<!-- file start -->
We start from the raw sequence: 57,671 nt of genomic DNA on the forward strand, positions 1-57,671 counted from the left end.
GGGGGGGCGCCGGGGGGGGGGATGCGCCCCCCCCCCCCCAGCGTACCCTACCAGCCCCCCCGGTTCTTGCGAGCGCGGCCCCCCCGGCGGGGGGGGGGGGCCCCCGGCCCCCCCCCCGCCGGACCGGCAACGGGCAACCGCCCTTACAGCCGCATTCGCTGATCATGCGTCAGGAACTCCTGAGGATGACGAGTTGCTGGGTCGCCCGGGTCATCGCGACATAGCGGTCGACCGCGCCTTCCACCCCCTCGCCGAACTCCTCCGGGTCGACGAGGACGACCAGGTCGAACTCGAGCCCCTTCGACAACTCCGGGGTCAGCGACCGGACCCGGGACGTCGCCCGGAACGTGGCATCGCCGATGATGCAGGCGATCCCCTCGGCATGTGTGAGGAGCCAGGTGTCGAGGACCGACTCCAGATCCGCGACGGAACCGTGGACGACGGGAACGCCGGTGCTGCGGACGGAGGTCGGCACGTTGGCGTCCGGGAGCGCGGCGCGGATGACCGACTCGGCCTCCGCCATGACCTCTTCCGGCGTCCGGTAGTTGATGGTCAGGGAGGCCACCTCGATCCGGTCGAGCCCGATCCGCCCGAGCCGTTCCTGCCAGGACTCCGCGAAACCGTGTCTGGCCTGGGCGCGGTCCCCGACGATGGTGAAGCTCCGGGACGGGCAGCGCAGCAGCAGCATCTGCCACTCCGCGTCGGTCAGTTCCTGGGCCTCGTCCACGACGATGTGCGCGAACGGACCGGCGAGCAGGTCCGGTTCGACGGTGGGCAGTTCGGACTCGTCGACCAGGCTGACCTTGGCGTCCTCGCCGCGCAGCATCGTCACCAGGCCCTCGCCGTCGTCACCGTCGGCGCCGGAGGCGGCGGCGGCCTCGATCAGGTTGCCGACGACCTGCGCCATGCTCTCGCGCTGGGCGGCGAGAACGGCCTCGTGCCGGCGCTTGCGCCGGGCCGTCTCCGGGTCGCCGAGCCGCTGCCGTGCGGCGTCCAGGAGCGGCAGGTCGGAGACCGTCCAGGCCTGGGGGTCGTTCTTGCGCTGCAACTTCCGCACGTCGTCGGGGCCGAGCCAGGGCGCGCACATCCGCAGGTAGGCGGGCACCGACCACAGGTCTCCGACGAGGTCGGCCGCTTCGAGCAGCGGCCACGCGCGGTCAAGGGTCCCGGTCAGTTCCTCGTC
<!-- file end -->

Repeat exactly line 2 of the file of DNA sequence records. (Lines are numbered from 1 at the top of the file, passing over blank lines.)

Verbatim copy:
GGGGGGGCGCCGGGGGGGGGGATGCGCCCCCCCCCCCCCAGCGTACCCTACCAGCCCCCCCGGTTCTTGCGAGCGCGGCCCCCCCGGCGGGGGGGGGGGGCCCCCGGCCCCCCCCCCGCCGGACCGGCAACGGGCAACCGCCCTTACAGCCGCATTCGCTGATCATGCGTCAGGAACTCCTGAGGATGACGAGTTGCTGGGTCGCCCGGGTCATCGCGACATAGCGGTCGACCGCGCCTTCCACCCCCTCGCCGAACTCCTCCGGGTCGACGAGGACGACCAGGTCGAACTCGAGCCCCTTCGACAACTCCGGGGTCAGCGACCGGACCCGGGACGTCGCCCGGAACGTGGCATCGCCGATGATGCAGGCGATCCCCTCGGCATGTGTGAGGAGCCAGGTGTCGAGGACCGACTCCAGATCCGCGACGGAACCGTGGACGACGGGAACGCCGGTGCTGCGGACGGAGGTCGGCACGTTGGCGTCCGGGAGCGCGGCGCGGATGACCGACTCGGCCTCCGCCATGACCTCTTCCGGCGTCCGGTAGTTGATGGTCAGGGAGGCCACCTCGATCCGGTCGAGCCCGATCCGCCCGAGCCGTTCCTGCCAGGACTCCGCGAAACCGTGTCTGGCCTGGGCGCGGTCCCCGACGATGGTGAAGCTCCGGGACGGGCAGCGCAGCAGCAGCATCTGCCACTCCGCGTCGGTCAGTTCCTGGGCCTCGTCCACGACGATGTGCGCGAACGGACCGGCGAGCAGGTCCGGTTCGACGGTGGGCAGTTCGGACTCGTCGACCAGGCTGACCTTGGCGTCCTCGCCGCGCAGCATCGTCACCAGGCCCTCGCCGTCGTCACCGTCGGCGCCGGAGGCGGCGGCGGCCTCGATCAGGTTGCCGACGACCTGCGCCATGCTCTCGCGCTGGGCGGCGAGAACGGCCTCGTGCCGGCGCTTGCGCCGGGCCGTCTCCGGGTCGCCGAGCCGCTGCCGTGCGGCGTCCAGGAGCGGCAGGTCGGAGACCGTCCAGGCCTGGGGGTCGTTCTTGCGCTGCAACTTCCGCACGTCGTCGGGGCCGAGCCAGGGCGCGCACATCCGCAGGTAGGCGGGCACCGACCACAGGTCTCCGACGAGGTCGGCCGCTTCGAGCAGCGGCCACGCGCGGTCAAGGGTCCCGGTCAGTTCCTCGTC